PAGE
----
UK cannot shirk accountability for war crimes

As predicted, the United Kingdom Ministry of Defence has chosen to play down the BBC report last week that revealed evidence of war crimes by members of the UK's elite Special Air Service in Afghanistan.

Military reports obtained during the course of the four-year investigation by the BBC's Panorama team suggest that one SAS unit may have unlawfully killed 54 people in a single six-month tour.

By alleging that prior investigations into the conduct of UK forces in Afghanistan found insufficient evidence to bring charges, the British government again hopes to turn a blind eye to the issue. Something it did in 2004, 2008 and 2019 when reports emerged of UK forces executing civilians in Iraq, Syria and Afghanistan.

In a statement to the BBC last week, the MOD said, "The UK armed forces served with courage and professionalism in Afghanistan and we will always hold them to the highest standards." The government even published a document "UK Approach to Protection of Civilians in Armed Conflict" in 2020 that claimed it was strengthening accountability.

Yet internal emails show that the top-level special forces officers were aware of the concerns over the "deliberate killings of individuals even after they have been restrained" and the "fabrication of evidence to suggest a lawful killing in self-defense", but they failed to report these to the military police.

In 2014, a Royal Military Police-led investigation was launched into 675 allegations relating to the UK's detention operations in Afghanistan between 2005 and 2013 that were received from 159 individuals. However, the investigations were discontinued in 2019 amid allegations of obstruction by the MOD, which claimed that no evidence of any criminality had been found. The MOD cannot be the player and the referee at the same time. There should be an independent probe by the International Criminal Court to determine if war crimes have been committed.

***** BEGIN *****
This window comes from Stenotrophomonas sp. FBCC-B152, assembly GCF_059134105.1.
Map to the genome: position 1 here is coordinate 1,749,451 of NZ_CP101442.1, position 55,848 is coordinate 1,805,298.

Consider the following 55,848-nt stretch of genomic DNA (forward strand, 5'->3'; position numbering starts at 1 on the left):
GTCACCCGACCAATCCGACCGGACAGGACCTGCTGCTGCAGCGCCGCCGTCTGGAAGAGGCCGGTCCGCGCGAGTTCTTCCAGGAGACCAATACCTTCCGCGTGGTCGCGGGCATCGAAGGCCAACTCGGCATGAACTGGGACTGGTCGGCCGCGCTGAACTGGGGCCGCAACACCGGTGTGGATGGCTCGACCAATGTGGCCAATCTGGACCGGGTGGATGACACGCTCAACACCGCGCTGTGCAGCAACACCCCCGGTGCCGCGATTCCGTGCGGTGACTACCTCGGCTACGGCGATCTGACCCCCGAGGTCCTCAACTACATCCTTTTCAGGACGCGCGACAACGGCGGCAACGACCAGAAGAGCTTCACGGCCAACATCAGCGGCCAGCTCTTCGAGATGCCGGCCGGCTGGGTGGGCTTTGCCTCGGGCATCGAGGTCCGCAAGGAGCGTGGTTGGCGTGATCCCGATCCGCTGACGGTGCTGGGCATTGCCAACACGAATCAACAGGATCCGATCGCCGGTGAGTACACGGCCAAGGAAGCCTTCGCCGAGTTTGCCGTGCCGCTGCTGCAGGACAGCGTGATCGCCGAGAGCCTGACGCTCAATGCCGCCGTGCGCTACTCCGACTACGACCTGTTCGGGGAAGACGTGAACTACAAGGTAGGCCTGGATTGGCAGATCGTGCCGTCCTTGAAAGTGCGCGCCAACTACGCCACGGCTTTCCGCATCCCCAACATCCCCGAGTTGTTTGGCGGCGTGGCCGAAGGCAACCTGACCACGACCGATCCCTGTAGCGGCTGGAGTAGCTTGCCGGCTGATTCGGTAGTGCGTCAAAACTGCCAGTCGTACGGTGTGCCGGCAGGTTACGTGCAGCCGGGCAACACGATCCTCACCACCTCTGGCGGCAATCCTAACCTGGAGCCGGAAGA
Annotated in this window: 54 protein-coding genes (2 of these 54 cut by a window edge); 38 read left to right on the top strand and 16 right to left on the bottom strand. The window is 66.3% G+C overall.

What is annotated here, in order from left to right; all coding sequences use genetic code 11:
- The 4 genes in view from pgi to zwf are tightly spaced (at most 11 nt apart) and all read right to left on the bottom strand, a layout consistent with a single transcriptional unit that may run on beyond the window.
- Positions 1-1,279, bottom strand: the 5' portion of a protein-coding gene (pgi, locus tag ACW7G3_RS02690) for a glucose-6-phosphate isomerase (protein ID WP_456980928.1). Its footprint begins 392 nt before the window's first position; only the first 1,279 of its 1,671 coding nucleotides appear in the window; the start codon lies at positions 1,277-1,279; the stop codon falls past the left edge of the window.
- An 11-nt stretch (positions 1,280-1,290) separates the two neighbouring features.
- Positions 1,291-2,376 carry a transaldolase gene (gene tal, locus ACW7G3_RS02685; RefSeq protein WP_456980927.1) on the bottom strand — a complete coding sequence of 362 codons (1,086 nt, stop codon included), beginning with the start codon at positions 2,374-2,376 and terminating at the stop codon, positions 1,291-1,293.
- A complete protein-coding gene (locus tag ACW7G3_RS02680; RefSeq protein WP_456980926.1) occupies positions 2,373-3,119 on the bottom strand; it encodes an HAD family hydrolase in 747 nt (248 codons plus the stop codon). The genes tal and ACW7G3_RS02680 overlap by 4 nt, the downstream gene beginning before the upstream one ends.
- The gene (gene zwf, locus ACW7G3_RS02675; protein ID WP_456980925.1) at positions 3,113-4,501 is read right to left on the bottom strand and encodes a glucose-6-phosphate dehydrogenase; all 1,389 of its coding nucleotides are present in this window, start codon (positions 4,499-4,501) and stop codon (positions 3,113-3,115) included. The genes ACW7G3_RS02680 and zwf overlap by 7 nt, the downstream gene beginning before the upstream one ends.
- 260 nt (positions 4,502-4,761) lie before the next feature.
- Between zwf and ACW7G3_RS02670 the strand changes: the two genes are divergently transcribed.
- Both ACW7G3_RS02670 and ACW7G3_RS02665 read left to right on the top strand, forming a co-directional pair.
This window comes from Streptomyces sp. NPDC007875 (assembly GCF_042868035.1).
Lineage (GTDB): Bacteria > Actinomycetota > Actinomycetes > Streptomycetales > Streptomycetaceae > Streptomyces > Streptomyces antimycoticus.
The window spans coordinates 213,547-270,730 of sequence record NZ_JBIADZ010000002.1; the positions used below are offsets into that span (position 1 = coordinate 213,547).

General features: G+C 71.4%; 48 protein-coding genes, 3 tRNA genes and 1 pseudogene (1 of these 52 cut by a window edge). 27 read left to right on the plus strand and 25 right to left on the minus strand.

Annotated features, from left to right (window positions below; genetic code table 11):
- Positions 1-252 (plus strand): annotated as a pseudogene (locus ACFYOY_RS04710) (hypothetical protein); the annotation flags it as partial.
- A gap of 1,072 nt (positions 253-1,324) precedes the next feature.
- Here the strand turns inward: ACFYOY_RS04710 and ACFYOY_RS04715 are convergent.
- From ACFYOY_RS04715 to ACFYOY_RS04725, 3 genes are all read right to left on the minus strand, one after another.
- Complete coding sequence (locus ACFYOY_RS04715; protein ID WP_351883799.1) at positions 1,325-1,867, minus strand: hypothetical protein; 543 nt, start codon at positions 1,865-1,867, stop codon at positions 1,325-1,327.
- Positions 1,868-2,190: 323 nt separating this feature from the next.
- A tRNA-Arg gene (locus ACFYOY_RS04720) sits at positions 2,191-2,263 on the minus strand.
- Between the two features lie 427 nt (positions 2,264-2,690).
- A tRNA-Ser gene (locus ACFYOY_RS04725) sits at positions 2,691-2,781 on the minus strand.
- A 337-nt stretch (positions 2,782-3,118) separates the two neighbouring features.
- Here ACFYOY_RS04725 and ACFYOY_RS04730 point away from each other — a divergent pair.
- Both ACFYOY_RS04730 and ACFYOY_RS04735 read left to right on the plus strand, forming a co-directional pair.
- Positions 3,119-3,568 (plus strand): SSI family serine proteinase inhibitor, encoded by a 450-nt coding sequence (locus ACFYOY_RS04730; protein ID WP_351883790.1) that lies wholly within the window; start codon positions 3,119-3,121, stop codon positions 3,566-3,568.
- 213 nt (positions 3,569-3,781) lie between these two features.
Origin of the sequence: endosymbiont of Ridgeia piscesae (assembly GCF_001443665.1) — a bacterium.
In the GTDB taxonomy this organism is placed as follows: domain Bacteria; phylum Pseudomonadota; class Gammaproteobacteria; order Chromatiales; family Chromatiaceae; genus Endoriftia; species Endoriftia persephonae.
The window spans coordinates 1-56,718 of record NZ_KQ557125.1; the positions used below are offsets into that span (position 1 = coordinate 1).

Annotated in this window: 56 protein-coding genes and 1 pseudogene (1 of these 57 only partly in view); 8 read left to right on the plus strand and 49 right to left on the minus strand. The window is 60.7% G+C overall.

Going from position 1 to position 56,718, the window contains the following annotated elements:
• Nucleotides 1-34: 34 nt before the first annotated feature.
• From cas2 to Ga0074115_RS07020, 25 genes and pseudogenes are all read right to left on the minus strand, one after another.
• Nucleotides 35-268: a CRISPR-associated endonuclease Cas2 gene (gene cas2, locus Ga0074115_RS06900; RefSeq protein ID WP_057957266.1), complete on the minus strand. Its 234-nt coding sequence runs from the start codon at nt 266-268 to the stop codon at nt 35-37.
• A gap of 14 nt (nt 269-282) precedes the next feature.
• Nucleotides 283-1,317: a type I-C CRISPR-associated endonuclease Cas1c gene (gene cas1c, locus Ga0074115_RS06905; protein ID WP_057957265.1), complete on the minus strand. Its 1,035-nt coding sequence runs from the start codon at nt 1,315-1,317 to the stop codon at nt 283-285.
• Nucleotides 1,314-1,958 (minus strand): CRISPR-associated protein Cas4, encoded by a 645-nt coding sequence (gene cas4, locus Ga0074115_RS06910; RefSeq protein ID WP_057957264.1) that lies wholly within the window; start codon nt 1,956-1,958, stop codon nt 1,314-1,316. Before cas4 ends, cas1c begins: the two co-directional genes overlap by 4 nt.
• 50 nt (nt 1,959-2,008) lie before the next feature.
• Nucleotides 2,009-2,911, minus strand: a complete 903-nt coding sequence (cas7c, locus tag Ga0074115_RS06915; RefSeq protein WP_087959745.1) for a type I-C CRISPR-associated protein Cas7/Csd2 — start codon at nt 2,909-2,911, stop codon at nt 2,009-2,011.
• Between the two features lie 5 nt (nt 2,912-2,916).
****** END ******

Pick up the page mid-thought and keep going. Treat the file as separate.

The BBC report is the latest in a long series of disclosures over the years highlighting that the "systematic abuse" and killing of civilians in Afghanistan by UK armed forces is not just a marginal cost of "soldiers-are-soldiers" but a consequence of the refusal to act by the UK military and government.

After operations in Iraq and Afghanistan gave rise to "an unprecedented number of legal claims", the UK government introduced the Overseas Operations Bill, which further puts the military above the law by acting as a statute of limitation on war crimes, making it virtually impossible to prosecute the perpetrators five years after the offense happened.

The shame and culpability that the UK government now shares after the BBC report is a damning indictment of the UK's "high standards".